Our blockwork started three weeks ago. This was always going to be weather dependent and it was mixed for the first two weeks in November but since then we have had a really good weather window where its been calm, sunny and not too cold which allowed the remaining work to be completed. Our brickie was fitted a temporary gutter which could be taken off when required. This gable end is where the prevailing wind comes down off the mountains, we have shelter belt here but its nice to know that we now have a solid concrete wall. Next on the list is fitting the concrete windows cills which should be next week. The sections that don't have blockwork will be fitted with the remaining Siberian larch cladding in early December.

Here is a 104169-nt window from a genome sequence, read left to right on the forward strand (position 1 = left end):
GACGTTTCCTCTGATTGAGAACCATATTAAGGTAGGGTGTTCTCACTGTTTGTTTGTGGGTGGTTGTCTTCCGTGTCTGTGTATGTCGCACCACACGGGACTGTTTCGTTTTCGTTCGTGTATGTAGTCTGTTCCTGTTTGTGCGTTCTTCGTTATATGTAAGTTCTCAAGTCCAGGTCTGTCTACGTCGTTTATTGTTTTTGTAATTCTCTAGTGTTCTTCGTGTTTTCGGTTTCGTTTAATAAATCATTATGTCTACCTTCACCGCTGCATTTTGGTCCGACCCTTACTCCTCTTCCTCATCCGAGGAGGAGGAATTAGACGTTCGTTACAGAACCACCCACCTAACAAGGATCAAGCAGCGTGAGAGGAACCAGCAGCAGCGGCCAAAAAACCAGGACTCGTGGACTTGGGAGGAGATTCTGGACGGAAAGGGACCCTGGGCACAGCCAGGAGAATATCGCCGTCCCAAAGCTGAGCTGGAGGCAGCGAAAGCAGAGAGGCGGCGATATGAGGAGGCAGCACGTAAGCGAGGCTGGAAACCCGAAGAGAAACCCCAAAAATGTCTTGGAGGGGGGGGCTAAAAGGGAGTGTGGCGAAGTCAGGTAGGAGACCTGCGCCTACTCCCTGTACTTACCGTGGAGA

24. 8 points